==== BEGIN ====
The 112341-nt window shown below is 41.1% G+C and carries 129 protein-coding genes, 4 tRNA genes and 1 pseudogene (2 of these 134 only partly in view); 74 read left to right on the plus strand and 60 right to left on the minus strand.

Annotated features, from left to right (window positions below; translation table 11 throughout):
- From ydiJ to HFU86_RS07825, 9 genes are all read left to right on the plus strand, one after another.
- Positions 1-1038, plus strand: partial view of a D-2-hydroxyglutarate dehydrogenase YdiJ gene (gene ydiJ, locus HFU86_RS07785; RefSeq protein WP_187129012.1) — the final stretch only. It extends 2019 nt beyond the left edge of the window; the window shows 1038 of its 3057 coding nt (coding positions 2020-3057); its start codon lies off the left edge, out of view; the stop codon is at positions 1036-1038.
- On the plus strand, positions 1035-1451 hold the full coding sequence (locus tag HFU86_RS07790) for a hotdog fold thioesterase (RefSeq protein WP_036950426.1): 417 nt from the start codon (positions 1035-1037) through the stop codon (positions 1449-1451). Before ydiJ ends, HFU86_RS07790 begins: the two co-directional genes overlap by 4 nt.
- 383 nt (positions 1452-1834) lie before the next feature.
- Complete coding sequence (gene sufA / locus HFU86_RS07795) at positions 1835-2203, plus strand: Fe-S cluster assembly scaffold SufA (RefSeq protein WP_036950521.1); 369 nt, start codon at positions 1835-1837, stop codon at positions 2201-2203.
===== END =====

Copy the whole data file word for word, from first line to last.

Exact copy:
The 112341-nt window shown below is 41.1% G+C and carries 129 protein-coding genes, 4 tRNA genes and 1 pseudogene (2 of these 134 only partly in view); 74 read left to right on the plus strand and 60 right to left on the minus strand.

Annotated features, from left to right (window positions below; translation table 11 throughout):
- From ydiJ to HFU86_RS07825, 9 genes are all read left to right on the plus strand, one after another.
- Positions 1-1038, plus strand: partial view of a D-2-hydroxyglutarate dehydrogenase YdiJ gene (gene ydiJ, locus HFU86_RS07785; RefSeq protein WP_187129012.1) — the final stretch only. It extends 2019 nt beyond the left edge of the window; the window shows 1038 of its 3057 coding nt (coding positions 2020-3057); its start codon lies off the left edge, out of view; the stop codon is at positions 1036-1038.
- On the plus strand, positions 1035-1451 hold the full coding sequence (locus tag HFU86_RS07790) for a hotdog fold thioesterase (RefSeq protein WP_036950426.1): 417 nt from the start codon (positions 1035-1037) through the stop codon (positions 1449-1451). Before ydiJ ends, HFU86_RS07790 begins: the two co-directional genes overlap by 4 nt.
- 383 nt (positions 1452-1834) lie before the next feature.
- Complete coding sequence (gene sufA / locus HFU86_RS07795) at positions 1835-2203, plus strand: Fe-S cluster assembly scaffold SufA (RefSeq protein WP_036950521.1); 369 nt, start codon at positions 1835-1837, stop codon at positions 2201-2203.